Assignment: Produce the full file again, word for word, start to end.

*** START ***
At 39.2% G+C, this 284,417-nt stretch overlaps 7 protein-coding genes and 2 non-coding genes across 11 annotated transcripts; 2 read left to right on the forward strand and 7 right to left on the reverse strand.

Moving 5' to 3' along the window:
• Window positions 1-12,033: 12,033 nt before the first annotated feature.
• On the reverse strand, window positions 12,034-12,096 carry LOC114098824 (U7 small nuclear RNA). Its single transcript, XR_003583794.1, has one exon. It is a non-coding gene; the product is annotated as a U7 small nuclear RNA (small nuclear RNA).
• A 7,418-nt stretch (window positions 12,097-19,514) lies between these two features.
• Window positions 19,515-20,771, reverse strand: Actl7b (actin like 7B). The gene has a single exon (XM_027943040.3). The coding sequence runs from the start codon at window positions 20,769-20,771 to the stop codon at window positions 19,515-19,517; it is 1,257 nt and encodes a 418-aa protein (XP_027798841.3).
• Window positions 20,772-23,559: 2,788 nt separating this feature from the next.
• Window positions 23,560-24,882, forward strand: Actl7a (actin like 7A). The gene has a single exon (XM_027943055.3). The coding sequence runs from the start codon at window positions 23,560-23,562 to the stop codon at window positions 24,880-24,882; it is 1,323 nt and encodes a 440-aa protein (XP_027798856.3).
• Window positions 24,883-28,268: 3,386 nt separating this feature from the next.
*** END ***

At 39.2% G+C, this 284,417-nt stretch overlaps 7 protein-coding genes and 2 non-coding genes across 11 annotated transcripts; 2 read left to right on the forward strand and 7 right to left on the reverse strand.

Moving 5' to 3' along the window:
• Window positions 1-12,033: 12,033 nt before the first annotated feature.
• On the reverse strand, window positions 12,034-12,096 carry LOC114098824 (U7 small nuclear RNA). Its single transcript, XR_003583794.1, has one exon. It is a non-coding gene; the product is annotated as a U7 small nuclear RNA (small nuclear RNA).
• A 7,418-nt stretch (window positions 12,097-19,514) lies between these two features.
• Window positions 19,515-20,771, reverse strand: Actl7b (actin like 7B). The gene has a single exon (XM_027943040.3). The coding sequence runs from the start codon at window positions 20,769-20,771 to the stop codon at window positions 19,515-19,517; it is 1,257 nt and encodes a 418-aa protein (XP_027798841.3).
• Window positions 20,772-23,559: 2,788 nt separating this feature from the next.
• Window positions 23,560-24,882, forward strand: Actl7a (actin like 7A). The gene has a single exon (XM_027943055.3). The coding sequence runs from the start codon at window positions 23,560-23,562 to the stop codon at window positions 24,880-24,882; it is 1,323 nt and encodes a 440-aa protein (XP_027798856.3).
• Window positions 24,883-28,268: 3,386 nt separating this feature from the next.